What was going on out there?
Should he call the chairman? Would waking the chairman make him look like an overanxious greenhorn?
He flipped out his cell phone and hit “1” on the speed dial.
“Good morning,” Janie Morgan’s velvety, if sleepy, voice said.
“Sorry to call so early. Something’s up.”
“Mmm.” The sound of sheets fluffing. “What?”
“Crude oil. Two limit moves in an hour. Light, sweet crude. Just got a second trade halt in the last fifteen minutes.”
A second passed. “Wow.” Janie sounded wide awake now. “Two in fifteen minutes? I’ve never heard of that.”
“No kidding,” he said.
“What’s going on?”
“Dunno. Think I should call Chairman Goldstein?”
“Hmm. I’m not sure,” she said. “Let me think.”
“I don’t want to look panicky, but still . . .”
“Hmm. Know what?”
“I’d call. Better safe than sorry.”
That wasn’t what he wanted to hear, but it confirmed his gut instinct. “I thought you’d say that. I’ll call him right now. If he gets hacked off that I ran him out of bed, so be it.”
“He won’t,” she said. “If he does, blame me.”
“No chance,” he said.
“Call me later. Love you.”
Robert hung up, then picked up the phone again. He punched the speed dial ringing directly to the residence of the chairman of the Merchantile Exchange. After two rings, a groggy voice answered.
“Mister Chairman . . . Robert Molster at the sweet light crude desk . . . Sorry if I woke you . . . Yes, sir . . . I think we may have something strange going in the futures markets.”
USS Reuben James
The Strait of Malacca
Two hours earlier
The sun beat down on the slate-gray steel, heating the deck near the bow of the guided missile frigate. From his station at the forward lookout post, Boatswain’s Mate, First Class Elliot Cisco swiped perspiration from his forehead, then positioned his binoculars off the port side of the ship.
Out to the left, about a thousand yards from the Reuben James, the tanker SeaRiver Baytown, her belly full of Persian Gulf crude oil, churned low through the blue waters of the Malaccan Straits.
About a thousand yards beyond the Baytown, but not visible from this vantage point, the USS Kauffman, another Oliver Hazard Perryclass guided missile frigate, guarded the other side of the tanker.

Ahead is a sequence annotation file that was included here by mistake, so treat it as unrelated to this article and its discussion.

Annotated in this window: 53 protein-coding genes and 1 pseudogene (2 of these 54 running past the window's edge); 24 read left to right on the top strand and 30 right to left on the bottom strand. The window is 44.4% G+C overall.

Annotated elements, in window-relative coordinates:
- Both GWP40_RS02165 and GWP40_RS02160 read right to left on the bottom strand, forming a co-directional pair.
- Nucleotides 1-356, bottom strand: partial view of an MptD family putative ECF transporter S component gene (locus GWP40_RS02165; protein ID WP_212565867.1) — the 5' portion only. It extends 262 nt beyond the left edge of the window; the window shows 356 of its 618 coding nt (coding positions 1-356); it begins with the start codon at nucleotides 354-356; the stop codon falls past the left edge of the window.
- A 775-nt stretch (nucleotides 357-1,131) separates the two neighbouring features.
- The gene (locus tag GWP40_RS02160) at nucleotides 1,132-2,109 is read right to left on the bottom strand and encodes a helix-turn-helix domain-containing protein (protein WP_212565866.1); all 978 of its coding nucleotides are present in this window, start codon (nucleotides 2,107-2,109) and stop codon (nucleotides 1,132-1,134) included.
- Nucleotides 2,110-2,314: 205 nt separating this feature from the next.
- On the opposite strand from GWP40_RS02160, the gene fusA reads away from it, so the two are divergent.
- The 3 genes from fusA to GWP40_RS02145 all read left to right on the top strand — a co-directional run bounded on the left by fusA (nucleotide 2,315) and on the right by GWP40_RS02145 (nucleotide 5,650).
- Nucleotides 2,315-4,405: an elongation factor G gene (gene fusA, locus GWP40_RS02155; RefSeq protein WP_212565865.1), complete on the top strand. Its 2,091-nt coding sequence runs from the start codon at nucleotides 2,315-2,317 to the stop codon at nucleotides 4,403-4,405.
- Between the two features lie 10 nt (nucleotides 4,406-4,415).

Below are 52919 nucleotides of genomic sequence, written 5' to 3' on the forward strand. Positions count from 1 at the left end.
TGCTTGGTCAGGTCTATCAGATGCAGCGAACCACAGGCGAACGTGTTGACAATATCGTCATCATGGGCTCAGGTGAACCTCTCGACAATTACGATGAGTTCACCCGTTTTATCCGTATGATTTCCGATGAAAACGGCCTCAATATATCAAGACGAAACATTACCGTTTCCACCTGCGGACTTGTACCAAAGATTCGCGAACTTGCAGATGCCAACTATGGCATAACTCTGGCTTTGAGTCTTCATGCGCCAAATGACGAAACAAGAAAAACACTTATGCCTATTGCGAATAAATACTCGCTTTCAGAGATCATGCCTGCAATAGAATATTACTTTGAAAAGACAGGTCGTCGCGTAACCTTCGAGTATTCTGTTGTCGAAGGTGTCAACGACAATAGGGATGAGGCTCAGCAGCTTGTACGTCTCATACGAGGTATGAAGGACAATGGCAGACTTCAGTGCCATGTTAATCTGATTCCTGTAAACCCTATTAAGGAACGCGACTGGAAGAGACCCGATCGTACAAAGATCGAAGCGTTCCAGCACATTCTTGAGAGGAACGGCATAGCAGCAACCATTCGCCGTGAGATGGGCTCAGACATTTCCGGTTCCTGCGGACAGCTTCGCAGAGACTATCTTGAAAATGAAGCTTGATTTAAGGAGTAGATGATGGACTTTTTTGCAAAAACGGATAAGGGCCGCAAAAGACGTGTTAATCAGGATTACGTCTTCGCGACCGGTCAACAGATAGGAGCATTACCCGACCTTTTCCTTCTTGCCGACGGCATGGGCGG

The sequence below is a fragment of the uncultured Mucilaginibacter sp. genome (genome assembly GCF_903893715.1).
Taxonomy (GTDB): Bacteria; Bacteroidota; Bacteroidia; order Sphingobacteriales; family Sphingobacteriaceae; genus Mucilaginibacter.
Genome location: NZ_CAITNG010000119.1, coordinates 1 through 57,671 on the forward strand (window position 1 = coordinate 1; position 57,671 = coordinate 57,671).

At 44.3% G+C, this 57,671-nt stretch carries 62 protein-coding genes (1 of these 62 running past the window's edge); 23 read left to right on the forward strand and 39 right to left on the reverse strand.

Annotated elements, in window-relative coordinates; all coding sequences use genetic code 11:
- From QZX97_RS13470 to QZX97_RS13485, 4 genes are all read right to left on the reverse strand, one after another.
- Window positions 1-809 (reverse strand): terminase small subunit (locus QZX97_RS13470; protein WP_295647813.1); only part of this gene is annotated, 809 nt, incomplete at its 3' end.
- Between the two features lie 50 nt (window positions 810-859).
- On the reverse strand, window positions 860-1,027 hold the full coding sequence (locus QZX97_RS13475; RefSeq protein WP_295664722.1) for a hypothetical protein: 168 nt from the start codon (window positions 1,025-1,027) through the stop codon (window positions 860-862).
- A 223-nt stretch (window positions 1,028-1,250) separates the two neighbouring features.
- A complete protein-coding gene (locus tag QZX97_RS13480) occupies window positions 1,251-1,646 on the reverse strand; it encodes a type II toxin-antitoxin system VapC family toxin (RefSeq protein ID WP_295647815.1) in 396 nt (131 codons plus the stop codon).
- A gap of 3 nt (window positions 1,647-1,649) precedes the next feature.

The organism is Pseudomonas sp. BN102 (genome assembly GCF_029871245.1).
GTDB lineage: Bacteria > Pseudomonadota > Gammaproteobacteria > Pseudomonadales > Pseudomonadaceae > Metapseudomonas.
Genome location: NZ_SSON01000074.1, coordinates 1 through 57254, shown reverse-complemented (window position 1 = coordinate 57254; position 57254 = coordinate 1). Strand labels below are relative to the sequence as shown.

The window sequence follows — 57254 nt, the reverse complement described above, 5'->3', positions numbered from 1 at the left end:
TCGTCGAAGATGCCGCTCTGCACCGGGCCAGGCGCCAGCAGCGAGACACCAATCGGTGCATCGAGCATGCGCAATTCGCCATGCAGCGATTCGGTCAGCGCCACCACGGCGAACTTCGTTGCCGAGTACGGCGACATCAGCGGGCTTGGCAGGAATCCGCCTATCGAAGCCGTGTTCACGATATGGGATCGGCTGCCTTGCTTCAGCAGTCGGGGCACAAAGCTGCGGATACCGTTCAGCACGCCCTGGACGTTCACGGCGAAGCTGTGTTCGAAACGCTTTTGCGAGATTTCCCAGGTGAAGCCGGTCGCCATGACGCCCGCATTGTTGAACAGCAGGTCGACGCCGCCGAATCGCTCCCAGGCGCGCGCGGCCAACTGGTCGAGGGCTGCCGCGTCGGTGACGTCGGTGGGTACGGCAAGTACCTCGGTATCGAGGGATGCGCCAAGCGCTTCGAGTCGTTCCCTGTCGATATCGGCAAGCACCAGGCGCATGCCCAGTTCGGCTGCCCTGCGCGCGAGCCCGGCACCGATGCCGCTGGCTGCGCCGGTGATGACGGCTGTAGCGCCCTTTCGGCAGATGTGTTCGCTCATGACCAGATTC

If anything went wrong, Cisco hoped it would come from the other side — and that the Kauffman would have to deal with it. Swinging his binoculars out in front of the bow, he knew that wasn’t likely.
USS Kauffman was guarding the waters between the tanker and Malaysia.
USS Reuben James, on the other hand, was guarding the waters between the tanker and the Indonesian island of Sumatra.
Naval Intelligence had warned that radical threats to maritime shipping, and thus the world’s economy, would likely be launched from the heavily populated Indonesian islands of Sumatra and Java.
Clear seas appeared in the binoculars out in front of the ship. Cisco took in the morning breeze that was whipping in from the southwest. Swiping his right hand across his forehead, he brought the highpowered glasses back to his eyes and swept the horizon to the right, out toward Sumatra. Slowly, he scanned in a clockwise turn, stopping his sweep at the three o’clock position.
Nothing but blue waters and a mountainous shoreline.
Moving his view to the left again, back toward the bow, a flash swept across the seascape.
He stopped the binoculars and angled back to the right. Nothing. Were his eyes deceiving him? That could happen at sea.
What was it? Reflection off glass? The engine of a boat? A whale? Where was it?
Whatever it was, it was too low in the water for the ship’s radar to detect.
He readjusted the powerful binoculars.
Nothing but blue water.
The inbound flash bounced off the water, perhaps a mile out to the starboard.
Cisco held the binoculars in place and adjusted the focus ring, bringing the image into focus. The sun was reflecting against the windshield of a speedboat!
He picked up the watch telephone.
“Chief, small craft at three o’clock! Inbound at high speed! One mile and closing, sir!”
Rasa Sentosa Resort
Sentosa Island, Singapore
Sweet strains of violin music blended magically with the single cello, filling the air with a classical melody that blanketed the mumbling voices nearby. Swooshing water streams jetted from a half-dozen indoor fountains, muffling the clicks of bellmen’s leather shoes traipsing across the expansive marble floors.
Behind the reservations desk in the main lobby, Ashlyn Claire hardly noticed the typical midday sounds of the luxurious Rasa Sentosa, Singapore’s only beachfront resort.
At the moment, her agenda was single-minded — to coordinate with housekeeping to ensure that more than fifty rooms were cleared out in time for check-in, which was still two-and-a-half hours away.
At a world-class resort like the Rasa Sentosa, nothing could prove more disastrous to the career of an aspiring young hotel management intern than to send a well-paying guest to a room that had not been properly prepared.
A small smudge on an obscure portion of a mirror or a window.
An overlooked thumbprint on a faucet in the sink.
A slight wrinkle on a comforter.
Ashlyn checked the screen again. Still nothing open. Not yet anyway. Except for the block of rooms reserved for the British prime minister’s advance team.
Therein lay the problem.